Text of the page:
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Transcript
Biologically Inspired AI
(mostly GAs)
Some Examples of
Biologically Inspired Computation
• Neural networks
• Evolutionary computation (e.g., genetic algorithms)
• Immune-system-inspired computer/network security
• Ant-colony optimization
• Swarm intelligence (e.g., decentralized robots)
• Molecular (DNA) computation
Evolutionary Computation
A collection of computational methods inspired by
biological evolution:
• A population of candidate solutions evolves over time,
with the fittest at each generation contributing the most
offspring to the next generation
• Offspring are produced via crossover between parents,
along with random mutations and other “genetic”
operations.
Evolution made simple
Essentials of Darwinian
evolution:
– Organisms reproduce in
proportion to their fitness in
the environment
– Offspring inherit traits from
parents
– Traits are inherited with
some variation, via
mutation and sexual
recombination
Charles Darwin
1809–1882
Evolution made simple
Essentials of evolutionary
algorithms:
– Computer “organisms”
(e.g., programs) reproduce
in proportion to their fitness
in the environment (e.g.,
how well they perform a
desired task)
– Offspring inherit traits from
their parents
– Traits are inherited, with
some variation, via
mutation and “sexual
recombination”
Essentials of Darwinian
evolution:
– Organisms reproduce in
proportion to their fitness in
the environment
– Offspring inherit traits from
parents
– Traits are inherited with
some variation, via
mutation and sexual
recombination
Appeal of ideas from evolution:
• Successful method of searching large spaces for good
solutions (chromosomes / organisms)
• Massive parallelism
• Adaptation to environments, change
• Emergent complexity from simple rules
A Simple Genetic Algorithm
1. Start out with a randomly generated population of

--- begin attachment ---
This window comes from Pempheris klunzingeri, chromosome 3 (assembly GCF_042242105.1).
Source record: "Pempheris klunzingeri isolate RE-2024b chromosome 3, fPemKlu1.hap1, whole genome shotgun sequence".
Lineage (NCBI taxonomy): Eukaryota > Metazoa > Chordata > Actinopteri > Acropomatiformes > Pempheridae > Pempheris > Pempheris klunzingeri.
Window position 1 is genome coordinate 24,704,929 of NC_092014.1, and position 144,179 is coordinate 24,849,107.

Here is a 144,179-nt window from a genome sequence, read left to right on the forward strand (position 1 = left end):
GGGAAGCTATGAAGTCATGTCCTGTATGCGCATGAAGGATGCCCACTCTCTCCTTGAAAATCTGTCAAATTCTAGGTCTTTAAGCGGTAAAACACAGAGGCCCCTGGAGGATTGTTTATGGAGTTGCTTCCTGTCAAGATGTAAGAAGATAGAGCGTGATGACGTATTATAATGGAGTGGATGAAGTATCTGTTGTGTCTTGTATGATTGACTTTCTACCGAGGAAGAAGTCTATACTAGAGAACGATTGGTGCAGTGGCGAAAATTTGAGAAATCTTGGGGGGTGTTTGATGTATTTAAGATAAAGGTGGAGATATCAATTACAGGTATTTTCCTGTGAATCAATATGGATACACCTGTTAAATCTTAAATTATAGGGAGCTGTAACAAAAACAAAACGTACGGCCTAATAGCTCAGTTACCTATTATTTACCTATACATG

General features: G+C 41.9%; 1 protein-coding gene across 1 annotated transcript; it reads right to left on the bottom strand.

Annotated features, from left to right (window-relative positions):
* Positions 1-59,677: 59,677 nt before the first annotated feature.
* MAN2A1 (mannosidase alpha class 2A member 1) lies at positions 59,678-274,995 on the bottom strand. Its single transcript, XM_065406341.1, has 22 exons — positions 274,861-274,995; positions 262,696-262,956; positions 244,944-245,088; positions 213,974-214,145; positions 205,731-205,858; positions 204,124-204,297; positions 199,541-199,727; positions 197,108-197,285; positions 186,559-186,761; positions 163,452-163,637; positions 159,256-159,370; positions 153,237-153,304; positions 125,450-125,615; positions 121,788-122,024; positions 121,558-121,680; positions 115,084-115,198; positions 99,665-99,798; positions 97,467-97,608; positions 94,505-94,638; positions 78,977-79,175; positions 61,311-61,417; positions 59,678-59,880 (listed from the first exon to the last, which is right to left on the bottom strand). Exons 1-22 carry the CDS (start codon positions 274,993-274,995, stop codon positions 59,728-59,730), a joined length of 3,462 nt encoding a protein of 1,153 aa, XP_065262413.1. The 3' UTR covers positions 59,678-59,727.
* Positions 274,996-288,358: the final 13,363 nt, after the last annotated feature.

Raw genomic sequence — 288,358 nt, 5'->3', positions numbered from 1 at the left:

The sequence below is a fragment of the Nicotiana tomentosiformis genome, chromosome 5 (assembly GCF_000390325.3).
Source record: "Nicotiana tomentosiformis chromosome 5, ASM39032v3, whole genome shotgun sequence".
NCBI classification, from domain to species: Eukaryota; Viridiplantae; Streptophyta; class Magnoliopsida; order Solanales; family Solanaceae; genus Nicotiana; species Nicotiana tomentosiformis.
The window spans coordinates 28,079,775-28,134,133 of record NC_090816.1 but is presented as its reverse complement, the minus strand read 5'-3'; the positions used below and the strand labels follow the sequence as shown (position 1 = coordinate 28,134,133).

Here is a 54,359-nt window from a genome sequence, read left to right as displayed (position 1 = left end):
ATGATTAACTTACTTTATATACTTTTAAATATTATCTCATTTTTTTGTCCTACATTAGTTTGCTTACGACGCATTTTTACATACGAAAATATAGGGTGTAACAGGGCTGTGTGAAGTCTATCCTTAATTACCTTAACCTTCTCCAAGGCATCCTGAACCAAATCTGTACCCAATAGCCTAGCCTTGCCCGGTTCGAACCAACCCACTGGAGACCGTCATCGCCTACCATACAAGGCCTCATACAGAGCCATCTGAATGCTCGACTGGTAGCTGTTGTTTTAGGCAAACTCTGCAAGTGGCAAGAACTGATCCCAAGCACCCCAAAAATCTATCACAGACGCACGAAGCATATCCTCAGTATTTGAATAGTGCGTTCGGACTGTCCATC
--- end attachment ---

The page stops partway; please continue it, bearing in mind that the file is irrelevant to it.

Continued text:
chromosomes (candidate solutions).
2. Calculate the fitness of each chromosome in the
population.
3. Select pairs of parents with probability a function of fitness
in the population.
4. Create new population: Cross over parents, mutate
offspring, place in new population.
5. Go to step 2.
Create a random population of bit strings representing
“candidate solutions” to a problem.
string 1:
0010001100010010111100010100110111000...
string 2:
0001100110101011111111000011101001010...
string 3:
1111100010010101000000011100010010101...
.
.
.
string 100:
0010111010000001111100000101001011111...
Calculate fitness of each individual in the population:
string 1: 0010001100010010111100010100110111000... Fitness = 0.5
string 2: 0001100110101011111111000011101001010... Fitness = 0.2
string 3: 1111100010010101000000011100010010101... Fitness = 0.4
.
.
.
string 100:0010111010000001111100000101001011111... Fitness = 0.0
Create new generation via crossover and mutation:
Select parents with probability proportional to fitness:
string 1: 0010001100010010111100010100110111000...
string 3: 1111100010010101000000011100010010101...
string 1: 0010001 100010010111100010100110111000...
string 3: 1111100 010010101000000011100010010101...
Children:
0010000010010101000000011100010010101...
1111100 100010010111100010100010111000...
mutate
Some Applications of
Genetic Algorithms
• Optimization and design
– numerical optimization, circuit design, airplane design,
factory scheduling, drug design, network optimization
• Automatic programming
– evolving computer programs (e.g., for image
processing), evolving cellular automata
• Machine learning and adaptive control
– robot navigation, evolution of rules for solving “expert”
problems, evolution of neural networks, adaptive
computer security, adaptive user interfaces
Some Applications of
Genetic Algorithms
• Complex data analysis and time-series prediction
– prediction of chaotic systems, financial-market
prediction, protein-structure prediction
• Scientific models of complex systems
– economics, immunology, ecology, population genetics,
evolution, cancer
Genetic Programming
(John Koza, 1992)
• “Genetic Programming”: Evolve populations of programs
(rather than bit strings).
Any computer
program can
be expressed as a
“parse tree”:
(* PI (* R R))
Koza’s genetic programming algorithm:
1. Choose a set of functions and
terminals for the program,
e.g.,
{+, -, *, /, sqrt, sin, cos, abs,
pow, R, PI, D, C, rand()}
2. Generate an initial population
of random programs (trees),
each up to some maximum
depth.
Koza’s genetic programming algorithm:
3. Run the GA:
– Fitness: Run each
program on “training
data”. Fitness is how
many training cases the
program gets right (or
how close it gets to
correct answer).
– Selection: Select parents
probabilistically, based on
fitness.
– Crossover: Exchange
subtrees of parents.
– Mutation: Replace
subtree with a random
tree.